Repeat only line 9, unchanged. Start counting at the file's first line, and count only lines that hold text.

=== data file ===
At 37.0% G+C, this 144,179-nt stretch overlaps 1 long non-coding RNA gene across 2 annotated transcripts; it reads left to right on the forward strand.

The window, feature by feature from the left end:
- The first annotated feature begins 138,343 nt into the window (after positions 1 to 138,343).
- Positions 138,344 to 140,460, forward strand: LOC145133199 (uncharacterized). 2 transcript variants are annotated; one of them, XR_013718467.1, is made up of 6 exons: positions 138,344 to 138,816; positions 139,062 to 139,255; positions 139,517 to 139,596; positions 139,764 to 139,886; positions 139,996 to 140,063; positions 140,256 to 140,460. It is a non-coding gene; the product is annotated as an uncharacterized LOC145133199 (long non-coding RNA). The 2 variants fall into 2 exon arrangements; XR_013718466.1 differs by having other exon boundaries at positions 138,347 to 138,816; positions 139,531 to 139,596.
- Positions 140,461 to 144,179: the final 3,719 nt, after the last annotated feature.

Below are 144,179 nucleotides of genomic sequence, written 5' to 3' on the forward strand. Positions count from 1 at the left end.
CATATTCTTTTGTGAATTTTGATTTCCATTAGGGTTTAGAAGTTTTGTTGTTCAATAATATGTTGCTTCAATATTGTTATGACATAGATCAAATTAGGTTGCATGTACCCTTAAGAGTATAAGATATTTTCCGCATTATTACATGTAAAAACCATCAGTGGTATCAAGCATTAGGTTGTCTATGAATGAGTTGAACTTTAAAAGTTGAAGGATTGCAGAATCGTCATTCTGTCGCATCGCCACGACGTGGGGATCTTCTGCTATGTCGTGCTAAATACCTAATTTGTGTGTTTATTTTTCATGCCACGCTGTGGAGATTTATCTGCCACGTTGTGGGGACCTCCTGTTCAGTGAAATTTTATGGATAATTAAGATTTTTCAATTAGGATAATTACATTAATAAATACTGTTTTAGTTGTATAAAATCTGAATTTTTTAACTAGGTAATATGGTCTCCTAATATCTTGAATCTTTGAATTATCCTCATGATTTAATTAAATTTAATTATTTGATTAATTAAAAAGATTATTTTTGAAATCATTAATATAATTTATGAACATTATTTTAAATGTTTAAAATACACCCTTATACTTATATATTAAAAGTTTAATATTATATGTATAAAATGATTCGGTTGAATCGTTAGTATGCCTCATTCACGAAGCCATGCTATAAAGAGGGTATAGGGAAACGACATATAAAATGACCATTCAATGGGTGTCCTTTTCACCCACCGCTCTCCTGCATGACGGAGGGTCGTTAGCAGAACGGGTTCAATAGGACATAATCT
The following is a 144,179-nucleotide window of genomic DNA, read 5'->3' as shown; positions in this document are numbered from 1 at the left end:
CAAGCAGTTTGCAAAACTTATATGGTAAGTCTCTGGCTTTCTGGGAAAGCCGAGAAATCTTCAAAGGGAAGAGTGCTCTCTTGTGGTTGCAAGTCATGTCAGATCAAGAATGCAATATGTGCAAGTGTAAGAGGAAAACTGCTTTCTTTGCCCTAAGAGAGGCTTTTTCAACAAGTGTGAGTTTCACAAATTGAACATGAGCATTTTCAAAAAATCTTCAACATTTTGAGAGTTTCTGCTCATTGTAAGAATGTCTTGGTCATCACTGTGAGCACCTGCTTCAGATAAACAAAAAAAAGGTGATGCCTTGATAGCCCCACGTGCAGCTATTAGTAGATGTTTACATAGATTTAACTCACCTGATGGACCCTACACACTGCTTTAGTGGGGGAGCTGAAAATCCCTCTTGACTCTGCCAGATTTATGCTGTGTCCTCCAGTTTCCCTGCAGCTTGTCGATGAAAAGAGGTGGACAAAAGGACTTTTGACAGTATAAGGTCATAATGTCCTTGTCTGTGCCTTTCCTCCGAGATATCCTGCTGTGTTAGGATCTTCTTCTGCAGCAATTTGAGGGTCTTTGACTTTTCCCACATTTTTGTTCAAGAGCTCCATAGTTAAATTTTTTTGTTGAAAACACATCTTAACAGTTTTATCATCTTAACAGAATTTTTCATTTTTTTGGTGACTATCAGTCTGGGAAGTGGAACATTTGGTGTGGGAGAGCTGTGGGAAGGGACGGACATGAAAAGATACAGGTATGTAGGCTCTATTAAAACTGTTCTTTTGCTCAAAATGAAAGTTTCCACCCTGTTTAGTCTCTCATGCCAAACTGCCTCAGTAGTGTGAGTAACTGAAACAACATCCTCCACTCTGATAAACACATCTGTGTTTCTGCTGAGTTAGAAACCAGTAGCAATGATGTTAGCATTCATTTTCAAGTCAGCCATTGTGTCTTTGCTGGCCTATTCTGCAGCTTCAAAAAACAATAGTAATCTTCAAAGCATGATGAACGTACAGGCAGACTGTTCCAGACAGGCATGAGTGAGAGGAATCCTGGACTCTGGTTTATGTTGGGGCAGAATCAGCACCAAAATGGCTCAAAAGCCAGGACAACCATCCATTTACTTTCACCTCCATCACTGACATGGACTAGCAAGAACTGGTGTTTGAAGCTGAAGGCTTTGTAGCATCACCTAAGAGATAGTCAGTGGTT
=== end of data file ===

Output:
CAAGCAGTTTGCAAAACTTATATGGTAAGTCTCTGGCTTTCTGGGAAAGCCGAGAAATCTTCAAAGGGAAGAGTGCTCTCTTGTGGTTGCAAGTCATGTCAGATCAAGAATGCAATATGTGCAAGTGTAAGAGGAAAACTGCTTTCTTTGCCCTAAGAGAGGCTTTTTCAACAAGTGTGAGTTTCACAAATTGAACATGAGCATTTTCAAAAAATCTTCAACATTTTGAGAGTTTCTGCTCATTGTAAGAATGTCTTGGTCATCACTGTGAGCACCTGCTTCAGATAAACAAAAAAAAGGTGATGCCTTGATAGCCCCACGTGCAGCTATTAGTAGATGTTTACATAGATTTAACTCACCTGATGGACCCTACACACTGCTTTAGTGGGGGAGCTGAAAATCCCTCTTGACTCTGCCAGATTTATGCTGTGTCCTCCAGTTTCCCTGCAGCTTGTCGATGAAAAGAGGTGGACAAAAGGACTTTTGACAGTATAAGGTCATAATGTCCTTGTCTGTGCCTTTCCTCCGAGATATCCTGCTGTGTTAGGATCTTCTTCTGCAGCAATTTGAGGGTCTTTGACTTTTCCCACATTTTTGTTCAAGAGCTCCATAGTTAAATTTTTTTGTTGAAAACACATCTTAACAGTTTTATCATCTTAACAGAATTTTTCATTTTTTTGGTGACTATCAGTCTGGGAAGTGGAACATTTGGTGTGGGAGAGCTGTGGGAAGGGACGGACATGAAAAGATACAGGTATGTAGGCTCTATTAAAACTGTTCTTTTGCTCAAAATGAAAGTTTCCACCCTGTTTAGTCTCTCATGCCAAACTGCCTCAGTAGTGTGAGTAACTGAAACAACATCCTCCACTCTGATAAACACATCTGTGTTTCTGCTGAGTTAGAAACCAGTAGCAATGATGTTAGCATTCATTTTCAAGTCAGCCATTGTGTCTTTGCTGGCCTATTCTGCAGCTTCAAAAAACAATAGTAATCTTCAAAGCATGATGAACGTACAGGCAGACTGTTCCAGACAGGCATGAGTGAGAGGAATCCTGGACTCTGGTTTATGTTGGGGCAGAATCAGCACCAAAATGGCTCAAAAGCCAGGACAACCATCCATTTACTTTCACCTCCATCACTGACATGGACTAGCAAGAACTGGTGTTTGAAGCTGAAGGCTTTGTAGCATCACCTAAGAGATAGTCAGTGGTT